It was Mind over Marathon for Detective Georgie Lloyd-Pugh

27 April 2017

Detective Georgina Lloyd-Pugh of South Wales Police

Detective Georgina Lloyd-Pugh of South Wales Police

In October 2016 and at her lowest point, Georgina Lloyd-Pugh attempted to take her own life after months of battling Mental Health issues. Struggling to cope with personal loss and work pressures she found herself on a beach near to her home with seemingly no way out, however she now sees this breakdown as ‘the best thing that ever happened’ as it made her seek help.

A Detective Sergeant in Public Protection for South Wales police with fourteen years’ service, Georgie has always been a high achiever. Academically minded and career driven, Georgie worked her way up from PC to temporary Inspector. She was committed to a job she loved but 12 months ago she walked out and is yet to return to work.

Looking back Georgie now recognises that she has been suffering for many years but there were three ‘failures’ in the space of a year that Georgie sees as the beginning of the decline in her Mental Health eventually leading her to seek help. It began in March 2015 when she was told her IVF treatment had failed. She did not take time to grieve, instead throwing herself straight back into her work. In December that same year the strain this had on her relationship resulted in the breakdown of her marriage. Once again however Georgie continued to put everything into her job, not stopping to take the time to confront her thoughts and feelings.

To her colleagues everything was as it always was, she would go into work and not let on that anything was troubling her. She didn’t speak to management or seek support; instead she chose to close the door to her office and cry. She made excuses to avoid seeing friends and family spending Christmas alone and by this point began to have suicidal thoughts.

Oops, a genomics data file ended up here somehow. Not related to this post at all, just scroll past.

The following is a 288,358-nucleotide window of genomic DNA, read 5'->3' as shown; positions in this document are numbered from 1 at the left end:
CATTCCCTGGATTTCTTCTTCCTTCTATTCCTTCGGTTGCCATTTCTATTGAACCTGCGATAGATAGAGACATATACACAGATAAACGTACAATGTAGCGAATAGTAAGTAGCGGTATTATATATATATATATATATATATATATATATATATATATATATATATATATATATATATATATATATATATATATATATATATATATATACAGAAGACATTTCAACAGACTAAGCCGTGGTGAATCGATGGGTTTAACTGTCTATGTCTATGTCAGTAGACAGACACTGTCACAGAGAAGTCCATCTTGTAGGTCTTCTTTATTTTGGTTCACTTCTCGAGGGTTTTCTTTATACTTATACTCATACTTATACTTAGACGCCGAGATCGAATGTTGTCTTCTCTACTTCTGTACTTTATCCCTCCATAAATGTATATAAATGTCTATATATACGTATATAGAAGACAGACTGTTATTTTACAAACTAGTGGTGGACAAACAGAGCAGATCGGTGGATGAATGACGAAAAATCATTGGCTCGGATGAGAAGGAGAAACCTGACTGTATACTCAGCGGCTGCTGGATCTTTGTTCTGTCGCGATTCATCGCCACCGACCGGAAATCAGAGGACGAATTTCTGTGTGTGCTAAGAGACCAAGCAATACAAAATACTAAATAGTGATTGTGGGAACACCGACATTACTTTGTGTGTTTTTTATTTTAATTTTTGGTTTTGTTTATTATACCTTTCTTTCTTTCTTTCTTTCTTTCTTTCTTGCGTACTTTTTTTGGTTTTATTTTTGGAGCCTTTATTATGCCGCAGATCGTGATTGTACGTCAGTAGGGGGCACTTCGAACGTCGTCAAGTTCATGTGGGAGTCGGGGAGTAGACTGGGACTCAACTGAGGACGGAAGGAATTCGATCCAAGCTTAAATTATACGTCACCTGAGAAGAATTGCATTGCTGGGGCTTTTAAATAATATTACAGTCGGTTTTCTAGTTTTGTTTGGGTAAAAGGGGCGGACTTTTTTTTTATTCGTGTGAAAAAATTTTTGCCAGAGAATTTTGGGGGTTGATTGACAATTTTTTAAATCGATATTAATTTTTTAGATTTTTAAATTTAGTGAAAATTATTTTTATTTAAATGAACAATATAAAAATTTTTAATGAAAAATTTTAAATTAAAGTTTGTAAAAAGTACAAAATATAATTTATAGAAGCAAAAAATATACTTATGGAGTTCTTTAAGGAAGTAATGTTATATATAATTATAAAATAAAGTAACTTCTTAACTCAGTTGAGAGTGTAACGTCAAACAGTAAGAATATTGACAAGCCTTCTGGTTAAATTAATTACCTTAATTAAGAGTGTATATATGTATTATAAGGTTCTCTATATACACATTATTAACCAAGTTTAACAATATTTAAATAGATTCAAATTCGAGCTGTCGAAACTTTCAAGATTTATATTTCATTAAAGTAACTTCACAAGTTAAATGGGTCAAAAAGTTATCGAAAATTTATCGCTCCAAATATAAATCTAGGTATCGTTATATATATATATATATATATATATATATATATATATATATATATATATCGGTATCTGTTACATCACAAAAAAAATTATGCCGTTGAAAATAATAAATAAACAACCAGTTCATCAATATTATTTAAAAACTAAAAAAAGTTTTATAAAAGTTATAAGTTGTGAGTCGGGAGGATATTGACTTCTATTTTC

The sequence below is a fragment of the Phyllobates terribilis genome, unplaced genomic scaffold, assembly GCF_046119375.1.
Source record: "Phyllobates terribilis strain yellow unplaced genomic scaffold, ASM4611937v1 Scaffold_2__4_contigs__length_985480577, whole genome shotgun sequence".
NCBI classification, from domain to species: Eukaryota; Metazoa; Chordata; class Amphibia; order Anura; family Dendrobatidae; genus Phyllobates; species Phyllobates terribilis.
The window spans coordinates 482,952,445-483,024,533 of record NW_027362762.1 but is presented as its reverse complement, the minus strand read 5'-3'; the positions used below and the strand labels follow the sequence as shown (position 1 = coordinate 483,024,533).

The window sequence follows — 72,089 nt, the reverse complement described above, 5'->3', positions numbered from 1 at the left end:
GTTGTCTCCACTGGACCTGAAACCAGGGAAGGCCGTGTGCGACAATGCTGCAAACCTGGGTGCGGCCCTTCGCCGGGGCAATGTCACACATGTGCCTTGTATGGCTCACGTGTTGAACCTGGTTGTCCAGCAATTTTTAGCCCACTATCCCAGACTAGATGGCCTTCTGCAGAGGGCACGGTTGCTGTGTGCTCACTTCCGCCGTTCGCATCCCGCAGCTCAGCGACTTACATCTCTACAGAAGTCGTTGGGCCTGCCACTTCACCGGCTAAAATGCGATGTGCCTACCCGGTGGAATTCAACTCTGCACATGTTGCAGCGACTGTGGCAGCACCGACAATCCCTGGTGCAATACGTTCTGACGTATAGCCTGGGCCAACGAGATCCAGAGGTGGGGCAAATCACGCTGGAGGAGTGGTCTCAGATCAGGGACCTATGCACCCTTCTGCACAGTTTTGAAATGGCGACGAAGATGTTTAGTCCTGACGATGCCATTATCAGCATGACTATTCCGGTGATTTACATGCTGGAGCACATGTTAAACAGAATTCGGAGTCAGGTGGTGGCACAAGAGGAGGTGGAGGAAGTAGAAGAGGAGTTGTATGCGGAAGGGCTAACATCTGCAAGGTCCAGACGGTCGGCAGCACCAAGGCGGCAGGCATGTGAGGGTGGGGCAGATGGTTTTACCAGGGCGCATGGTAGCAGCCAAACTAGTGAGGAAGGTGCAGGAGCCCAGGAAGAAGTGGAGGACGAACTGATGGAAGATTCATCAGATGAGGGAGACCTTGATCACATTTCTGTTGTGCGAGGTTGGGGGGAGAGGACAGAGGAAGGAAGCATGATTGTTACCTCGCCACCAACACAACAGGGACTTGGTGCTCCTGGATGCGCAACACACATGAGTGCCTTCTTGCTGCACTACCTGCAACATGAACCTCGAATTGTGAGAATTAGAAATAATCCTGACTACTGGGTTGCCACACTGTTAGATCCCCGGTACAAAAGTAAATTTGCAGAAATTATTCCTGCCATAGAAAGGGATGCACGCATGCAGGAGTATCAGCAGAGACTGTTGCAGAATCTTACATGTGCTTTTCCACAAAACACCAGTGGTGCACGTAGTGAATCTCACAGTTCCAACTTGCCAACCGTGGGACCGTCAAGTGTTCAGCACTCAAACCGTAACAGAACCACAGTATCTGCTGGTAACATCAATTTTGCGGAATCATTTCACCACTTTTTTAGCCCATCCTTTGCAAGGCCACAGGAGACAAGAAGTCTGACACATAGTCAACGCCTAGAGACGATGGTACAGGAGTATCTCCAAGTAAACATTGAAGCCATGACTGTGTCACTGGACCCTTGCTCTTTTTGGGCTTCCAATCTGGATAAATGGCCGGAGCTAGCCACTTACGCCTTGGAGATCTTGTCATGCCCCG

The third trigger was when she went for a promotion to Inspector, keen to advance her career Georgie rushed herself back after knee surgery and even attended on crutches. She was unsuccessful and saw this as another failure which only exacerbated her Mental Health.

At the end of March 2016 Georgie met with her GP and finally broke down, both physically and mentally drained she was unable to hold it all in. However even after being advised by her GP to take time off from work she went back the next day. She only made it to midday before realising she could no longer carry on the way she was and told management she had to leave.

After months of dealing with depression Georgie found herself in a very dark place. In the early hours of the morning last October she drove to the beach near her home and intended to end her life. She was angry, anxious and crying and began walking out to sea. Before reaching the water’s edge something stopped her. The realisation that she was going through with it made her accept that she needed help and she ended up phoning her police force who sent an officer to help.

Georgie is dealing with her mental health every day, she attends mindfulness courses and counselling sessions and is now realising that a healthy work life balance is vital to her mental wellbeing.

On Sunday 23rd April she ran the London Marathon for charity Heads Together, achieving a time of 4 hours and 55 minutes. She was also one of ten runners featured in the BBC documentary Mind over Marathon where she opened up about her personal experiences.

Presenter Nick Knowles said: “It's no secret mental health is an issue in the police service, how could it not be when so many officers are first on the scene of incidents that induce trauma. Not to mention the amount of work placed on officers every day.

“Talking openly and not being afraid of being judged will only come if people are sure they won't have their prospects affected and with the help of someone like Georgie who found a way forward.”

Georgie’s aim is to break down the stigma and barriers which surround mental health in the police service and hopes that by sharing her story she can encourage people to seek help and get the support they need:

“For me it’s really important to say I’m a police officer and I suffer from depression. I thought I understood what mental health was but I never really understood until it happened to me.”

Both episodes of Mind over Marathon are available on the BBC iPlayer.

For advice and support visit our Mental Health page.